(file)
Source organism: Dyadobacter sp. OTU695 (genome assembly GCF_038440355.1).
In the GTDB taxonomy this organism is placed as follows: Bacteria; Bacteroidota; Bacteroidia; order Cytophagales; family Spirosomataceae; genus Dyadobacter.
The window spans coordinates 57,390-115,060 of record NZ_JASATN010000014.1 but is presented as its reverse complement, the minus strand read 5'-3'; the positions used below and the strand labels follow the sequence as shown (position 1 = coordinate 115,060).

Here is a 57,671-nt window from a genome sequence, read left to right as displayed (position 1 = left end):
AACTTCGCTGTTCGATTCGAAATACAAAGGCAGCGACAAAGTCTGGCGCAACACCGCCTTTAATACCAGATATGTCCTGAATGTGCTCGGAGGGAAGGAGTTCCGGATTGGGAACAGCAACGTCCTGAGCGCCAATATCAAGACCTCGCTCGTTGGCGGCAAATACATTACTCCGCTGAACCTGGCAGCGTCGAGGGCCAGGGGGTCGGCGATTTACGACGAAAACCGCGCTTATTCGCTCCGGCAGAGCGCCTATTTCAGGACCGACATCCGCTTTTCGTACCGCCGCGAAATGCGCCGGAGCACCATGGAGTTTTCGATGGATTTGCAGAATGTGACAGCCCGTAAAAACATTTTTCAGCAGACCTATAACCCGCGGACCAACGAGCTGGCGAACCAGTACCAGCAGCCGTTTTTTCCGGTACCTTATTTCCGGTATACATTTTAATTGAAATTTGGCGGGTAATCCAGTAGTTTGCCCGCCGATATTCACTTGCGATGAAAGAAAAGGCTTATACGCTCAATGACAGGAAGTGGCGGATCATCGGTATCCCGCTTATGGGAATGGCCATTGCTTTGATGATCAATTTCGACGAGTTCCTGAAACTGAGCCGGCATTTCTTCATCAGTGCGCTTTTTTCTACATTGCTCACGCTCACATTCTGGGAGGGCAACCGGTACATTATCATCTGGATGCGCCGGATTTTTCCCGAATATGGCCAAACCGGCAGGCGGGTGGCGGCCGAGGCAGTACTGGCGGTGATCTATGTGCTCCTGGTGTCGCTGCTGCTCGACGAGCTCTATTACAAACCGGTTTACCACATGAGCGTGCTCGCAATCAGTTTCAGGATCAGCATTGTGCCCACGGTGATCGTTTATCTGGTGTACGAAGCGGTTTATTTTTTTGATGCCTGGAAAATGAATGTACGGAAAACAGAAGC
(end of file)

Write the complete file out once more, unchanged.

Source organism: Dyadobacter sp. OTU695 (genome assembly GCF_038440355.1).
In the GTDB taxonomy this organism is placed as follows: Bacteria; Bacteroidota; Bacteroidia; order Cytophagales; family Spirosomataceae; genus Dyadobacter.
The window spans coordinates 57,390-115,060 of record NZ_JASATN010000014.1 but is presented as its reverse complement, the minus strand read 5'-3'; the positions used below and the strand labels follow the sequence as shown (position 1 = coordinate 115,060).

Here is a 57,671-nt window from a genome sequence, read left to right as displayed (position 1 = left end):
AACTTCGCTGTTCGATTCGAAATACAAAGGCAGCGACAAAGTCTGGCGCAACACCGCCTTTAATACCAGATATGTCCTGAATGTGCTCGGAGGGAAGGAGTTCCGGATTGGGAACAGCAACGTCCTGAGCGCCAATATCAAGACCTCGCTCGTTGGCGGCAAATACATTACTCCGCTGAACCTGGCAGCGTCGAGGGCCAGGGGGTCGGCGATTTACGACGAAAACCGCGCTTATTCGCTCCGGCAGAGCGCCTATTTCAGGACCGACATCCGCTTTTCGTACCGCCGCGAAATGCGCCGGAGCACCATGGAGTTTTCGATGGATTTGCAGAATGTGACAGCCCGTAAAAACATTTTTCAGCAGACCTATAACCCGCGGACCAACGAGCTGGCGAACCAGTACCAGCAGCCGTTTTTTCCGGTACCTTATTTCCGGTATACATTTTAATTGAAATTTGGCGGGTAATCCAGTAGTTTGCCCGCCGATATTCACTTGCGATGAAAGAAAAGGCTTATACGCTCAATGACAGGAAGTGGCGGATCATCGGTATCCCGCTTATGGGAATGGCCATTGCTTTGATGATCAATTTCGACGAGTTCCTGAAACTGAGCCGGCATTTCTTCATCAGTGCGCTTTTTTCTACATTGCTCACGCTCACATTCTGGGAGGGCAACCGGTACATTATCATCTGGATGCGCCGGATTTTTCCCGAATATGGCCAAACCGGCAGGCGGGTGGCGGCCGAGGCAGTACTGGCGGTGATCTATGTGCTCCTGGTGTCGCTGCTGCTCGACGAGCTCTATTACAAACCGGTTTACCACATGAGCGTGCTCGCAATCAGTTTCAGGATCAGCATTGTGCCCACGGTGATCGTTTATCTGGTGTACGAAGCGGTTTATTTTTTTGATGCCTGGAAAATGAATGTACGGAAAACAGAAGC